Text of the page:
Cracking China

Even though he's filmed in China for five years, British producer Jonathan Lewis is still surprised by its diffuse and complex nature. While many perceive the country as monolithic, Lewis is quick to argue otherwise: 'Actually, it's not. It's a great big, messy place.'
April 1, 2006

Even though he’s filmed in China for five years, British producer Jonathan Lewis is still surprised by its diffuse and complex nature. While many perceive the country as monolithic, Lewis is quick to argue otherwise: ‘Actually, it’s not. It’s a great big, messy place.’

Nevertheless, producers are flooding into the region to document its evolution and, of course, the upcoming 2008 Beijing Olympics. Take Lewis, for instance. He’s currently editing a 4 x 56-minute Granada and San Francisco-based KQED production for PBS, Granada International and the BBC entitled China Inside. Think there were any challenges that outweighed his drive to film in China? Nope. The same goes for fellow doc producer Uwe Kersken, who’s currently shooting five docs in China with Gruppe 5 Filmproduktion for ZDF and ZDF Enterprises.

Here Lewis and Kersken outline their most recent experiences filming there, and offer advice to others doing the same.

Uwe Kersken, Gruppe 5
Finding the right contacts in China is not as easy as thumbing through the yellow pages, warns Kersken, who is managing director at Cologne-based Gruppe 5. He went into filming his current projects with an advantage: ZDF already had a strong relationship with CCTV and Shanghai Media Group, two key players in China’s broadcast world.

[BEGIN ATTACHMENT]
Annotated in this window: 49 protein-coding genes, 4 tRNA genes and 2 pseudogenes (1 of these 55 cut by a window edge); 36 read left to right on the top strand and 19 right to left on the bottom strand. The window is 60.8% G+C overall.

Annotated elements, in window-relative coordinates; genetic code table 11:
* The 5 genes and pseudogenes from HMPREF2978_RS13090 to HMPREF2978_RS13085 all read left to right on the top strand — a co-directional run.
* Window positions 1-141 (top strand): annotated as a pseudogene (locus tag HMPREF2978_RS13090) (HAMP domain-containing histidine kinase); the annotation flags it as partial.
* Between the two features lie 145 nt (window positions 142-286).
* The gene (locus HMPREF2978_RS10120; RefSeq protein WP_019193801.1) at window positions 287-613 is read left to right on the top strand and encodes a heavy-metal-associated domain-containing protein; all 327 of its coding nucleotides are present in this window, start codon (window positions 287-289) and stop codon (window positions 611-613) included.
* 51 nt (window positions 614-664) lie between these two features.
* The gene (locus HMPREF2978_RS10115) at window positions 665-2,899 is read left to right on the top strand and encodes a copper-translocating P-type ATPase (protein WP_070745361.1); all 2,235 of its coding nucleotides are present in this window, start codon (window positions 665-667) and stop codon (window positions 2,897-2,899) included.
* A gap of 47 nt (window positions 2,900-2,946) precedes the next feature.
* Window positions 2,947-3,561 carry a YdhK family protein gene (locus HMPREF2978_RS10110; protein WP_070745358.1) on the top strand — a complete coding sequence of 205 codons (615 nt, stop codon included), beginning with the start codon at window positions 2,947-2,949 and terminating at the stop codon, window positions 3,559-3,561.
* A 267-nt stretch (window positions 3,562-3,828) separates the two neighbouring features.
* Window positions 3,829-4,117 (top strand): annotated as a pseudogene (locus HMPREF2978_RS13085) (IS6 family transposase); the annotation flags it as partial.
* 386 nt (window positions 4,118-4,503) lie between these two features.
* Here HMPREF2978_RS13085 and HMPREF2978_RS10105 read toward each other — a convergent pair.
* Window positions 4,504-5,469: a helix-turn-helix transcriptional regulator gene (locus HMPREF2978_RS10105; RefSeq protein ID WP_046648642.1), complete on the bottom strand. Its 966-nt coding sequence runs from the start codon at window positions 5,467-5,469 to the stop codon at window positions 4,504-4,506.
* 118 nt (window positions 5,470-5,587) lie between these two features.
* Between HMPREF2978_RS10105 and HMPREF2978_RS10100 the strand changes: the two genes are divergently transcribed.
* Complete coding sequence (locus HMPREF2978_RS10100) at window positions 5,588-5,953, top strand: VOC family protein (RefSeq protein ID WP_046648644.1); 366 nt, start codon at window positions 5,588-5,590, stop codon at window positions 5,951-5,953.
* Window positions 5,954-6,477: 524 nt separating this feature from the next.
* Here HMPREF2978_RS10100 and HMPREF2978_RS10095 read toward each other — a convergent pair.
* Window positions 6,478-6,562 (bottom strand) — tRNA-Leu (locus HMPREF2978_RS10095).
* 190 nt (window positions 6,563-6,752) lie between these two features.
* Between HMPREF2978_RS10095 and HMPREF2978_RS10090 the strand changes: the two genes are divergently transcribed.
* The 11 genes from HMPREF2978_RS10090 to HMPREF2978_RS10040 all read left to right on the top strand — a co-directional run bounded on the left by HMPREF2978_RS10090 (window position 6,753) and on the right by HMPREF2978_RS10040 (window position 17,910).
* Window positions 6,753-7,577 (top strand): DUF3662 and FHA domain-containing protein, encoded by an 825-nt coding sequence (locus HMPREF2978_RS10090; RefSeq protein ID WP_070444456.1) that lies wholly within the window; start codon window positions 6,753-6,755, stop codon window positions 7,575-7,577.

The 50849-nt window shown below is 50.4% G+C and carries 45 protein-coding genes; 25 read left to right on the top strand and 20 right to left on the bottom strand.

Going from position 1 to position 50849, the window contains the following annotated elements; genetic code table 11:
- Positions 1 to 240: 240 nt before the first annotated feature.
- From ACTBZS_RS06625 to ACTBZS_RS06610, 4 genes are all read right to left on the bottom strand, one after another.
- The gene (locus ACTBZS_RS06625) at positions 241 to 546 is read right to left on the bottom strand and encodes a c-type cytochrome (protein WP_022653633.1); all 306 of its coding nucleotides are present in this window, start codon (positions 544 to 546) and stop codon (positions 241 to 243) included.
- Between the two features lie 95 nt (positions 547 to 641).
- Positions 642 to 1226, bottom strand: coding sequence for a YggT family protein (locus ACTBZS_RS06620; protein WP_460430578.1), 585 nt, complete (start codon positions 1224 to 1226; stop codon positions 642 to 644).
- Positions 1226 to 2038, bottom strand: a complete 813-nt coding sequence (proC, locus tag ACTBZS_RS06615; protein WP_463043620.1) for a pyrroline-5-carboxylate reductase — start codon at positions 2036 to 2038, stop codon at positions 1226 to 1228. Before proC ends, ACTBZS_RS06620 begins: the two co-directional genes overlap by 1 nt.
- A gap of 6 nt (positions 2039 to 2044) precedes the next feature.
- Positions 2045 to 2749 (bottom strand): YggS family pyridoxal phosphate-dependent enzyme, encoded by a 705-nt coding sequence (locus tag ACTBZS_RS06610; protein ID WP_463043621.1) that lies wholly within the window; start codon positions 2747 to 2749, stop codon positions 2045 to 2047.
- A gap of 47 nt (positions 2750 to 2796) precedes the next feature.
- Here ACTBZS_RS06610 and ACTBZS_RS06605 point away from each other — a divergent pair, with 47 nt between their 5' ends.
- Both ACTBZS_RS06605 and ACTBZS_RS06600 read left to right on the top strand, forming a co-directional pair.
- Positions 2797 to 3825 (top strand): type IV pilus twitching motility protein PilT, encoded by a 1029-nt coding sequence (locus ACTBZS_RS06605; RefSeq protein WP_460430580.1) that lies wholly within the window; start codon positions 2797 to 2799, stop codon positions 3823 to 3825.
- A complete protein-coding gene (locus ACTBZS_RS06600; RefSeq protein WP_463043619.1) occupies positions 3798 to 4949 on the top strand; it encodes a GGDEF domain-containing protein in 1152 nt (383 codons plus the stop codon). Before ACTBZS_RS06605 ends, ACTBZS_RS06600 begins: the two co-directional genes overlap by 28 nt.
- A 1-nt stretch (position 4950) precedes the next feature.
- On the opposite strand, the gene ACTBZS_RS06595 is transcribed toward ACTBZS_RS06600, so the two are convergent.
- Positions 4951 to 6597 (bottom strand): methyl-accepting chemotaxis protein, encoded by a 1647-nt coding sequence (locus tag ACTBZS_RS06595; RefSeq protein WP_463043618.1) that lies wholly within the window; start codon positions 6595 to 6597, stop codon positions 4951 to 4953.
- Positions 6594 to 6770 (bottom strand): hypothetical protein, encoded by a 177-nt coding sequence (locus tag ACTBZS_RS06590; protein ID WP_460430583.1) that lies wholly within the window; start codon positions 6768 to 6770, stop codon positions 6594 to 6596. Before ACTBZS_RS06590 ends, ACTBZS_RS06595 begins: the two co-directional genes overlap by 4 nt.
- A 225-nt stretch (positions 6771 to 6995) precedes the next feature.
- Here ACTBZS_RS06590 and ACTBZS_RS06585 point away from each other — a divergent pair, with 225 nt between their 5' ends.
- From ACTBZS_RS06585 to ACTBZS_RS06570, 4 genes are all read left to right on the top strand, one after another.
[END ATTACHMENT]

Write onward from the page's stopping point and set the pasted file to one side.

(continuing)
Kersken recommends approaching CITVC, the international department of CCTV, as your first link to China. ‘They are very efficient and speak English fluently,’ he says. CITVC attends MIP, so you can introduce yourself there in person.

CITVC will do paperwork for shooting and permissions on your behalf. Depending on the number of people you’re bringing, they normally charge US$100 per person, per day.

The group that CITVC approaches to ask for shooting permits is SARFT, the ministry for radio and TV in China. They’re essentially at the top of the Chinese filming food chain: they make decisions on passport and visa issues, so if you want to step onto Chinese soil as a journalist or filmmaker, SARFT decides your fate. As Kersken notes, general permission to enter the country can take six months. He advises against approaching SARFT yourself – leave that to CITVC or a part private/part state local prodco.

Some of these prodcos exhibit at MIP. ‘In the past few years, there are plenty of them that have appeared like mushrooms,’ says Kersken. They can supply cameras, production managers and even camera people. ‘It’s very capitalistic. You go there, tell them what equipment you need, your budget and how many shooting days, then they come back with an offer that is often very expensive, and then you have to cool them down a bit.’